Short- and long-term clinical outcome after drug-eluting stent implantation for the percutaneous treatment of left main coronary artery disease: Insights from the Rapamycin-Eluting and Taxus Stent Evaluated at Rotterdam Cardiology Hospital Registries (RESEARCH and T-SEARCH)

Erasmus Medical Center, Rotterdam, The Netherlands.
Circulation (Impact Factor: 14.43). 04/2005; 111(11):1383-9. DOI: 10.1161/01.CIR.0000158486.20865.8B
Source: PubMed


The impact of drug-eluting stent (DES) implantation on the incidence of major adverse cardiovascular events in patients undergoing percutaneous intervention for left main (LM) coronary disease is largely unknown.
From April 2001 to December 2003, 181 patients underwent percutaneous coronary intervention for LM stenosis at our institution. The first cohort consisted of 86 patients (19 protected LM) treated with bare metal stents (pre-DES group); the second cohort comprised 95 patients (15 protected LM) treated exclusively with DES. The 2 cohorts were well balanced for all baseline characteristics. At a median follow-up of 503 days (range, 331 to 873 days), the cumulative incidence of major adverse cardiovascular events was lower in the DES cohort than in patients in the pre-DES group (24% versus 45%, respectively; hazard ratio [HR], 0.52 [95% CI, 0.31 to 0.88]; P=0.01). Total mortality did not differ between cohorts; however, there were significantly lower rates of both myocardial infarction (4% versus 12%, respectively; HR, 0.22 [95% CI, 0.07 to 0.65]; P=0.006) and target vessel revascularization (6% versus 23%, respectively; HR, 0.26 [95% CI, 0.10 to 0.65]; P=0.004) in the DES group. On multivariate analysis, use of DES, Parsonnet classification, troponin elevation at entry, distal LM location, and reference vessel diameter were independent predictors of major adverse cardiovascular events.
When percutaneous coronary intervention is undertaken at LM lesions, routine DES implantation, which reduces the cumulative incidence of myocardial infarction and the need for target vessel revascularization compared with bare metal stents, should currently be the preferred strategy.

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    • "Furthermore, the predilection of LMCAD for locations in the distal bifurcation makes PCI a challenge for interventional cardiologists, regardless of the type of device and the technique used. Moreover, 70-80% of patients have concomitant 3-VD5-7,19,29-32 and, combined with the relative frequency of distal bifurcation lesions (53-90% of patients) extending into the proximal coronary arteries (Cx, LAD),7,30,31,33 may favor CABG over PCI for LM stenosis to enable more complete surgical revascularization. In the present study, 50% of the patients with LMCAD suffered from 3-VD (39% in the PCI group vs. 60% in the CABG group, p=0.002), and, in 75% of cases, the lesion was located in the distal LM (59% in PCI group vs. 87% in CABG group, p<0.001). "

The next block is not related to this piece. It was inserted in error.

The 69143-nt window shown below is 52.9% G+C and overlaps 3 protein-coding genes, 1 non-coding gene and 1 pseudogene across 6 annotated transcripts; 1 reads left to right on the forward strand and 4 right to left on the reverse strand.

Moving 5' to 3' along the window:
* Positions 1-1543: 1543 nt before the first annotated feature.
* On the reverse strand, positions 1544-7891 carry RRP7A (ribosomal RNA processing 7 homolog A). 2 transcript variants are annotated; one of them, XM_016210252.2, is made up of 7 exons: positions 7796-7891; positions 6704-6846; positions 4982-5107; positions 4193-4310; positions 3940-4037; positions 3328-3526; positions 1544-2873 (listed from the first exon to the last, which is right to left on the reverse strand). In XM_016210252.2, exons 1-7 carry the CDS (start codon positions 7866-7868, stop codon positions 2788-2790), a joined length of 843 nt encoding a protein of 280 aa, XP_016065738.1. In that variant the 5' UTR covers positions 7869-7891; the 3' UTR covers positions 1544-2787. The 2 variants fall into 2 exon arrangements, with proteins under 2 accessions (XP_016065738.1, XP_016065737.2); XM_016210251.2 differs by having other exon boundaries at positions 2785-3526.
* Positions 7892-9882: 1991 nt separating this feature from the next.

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    • "Coronary stenting, particularly the introduction of drug-eluting stents has been increasingly used to treat coronary artery disease [19] [20] [21]. The relatively low rates of in-stent restenosis have enabled the coronary stenting as an effective alternative to angioplasty with stenting of the left main coronary artery [22]. The description of the progression of atherosclerosis in the left coronary artery and at the bifurcation is therefore of paramount importance in the planning of stent deployment so that precise information about the type of stent to be used can be provided to ensure the success rate. "
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    • "Bifurcation LMCA lesions were, however, considered inappropriate for PCI due to technical difficulties in stent implantation and relative higher rates of restenosis. Valgimigli et al (2005) 9 reported short and long term outcome after DES implantation for PCI of ULMCA from Rotterdam (Netherlands), Cardiology Hospital Registries (Research and T ăSearch). From April 2001 to Dec. 2003, 181 patients underwent PCI for LMCA. "
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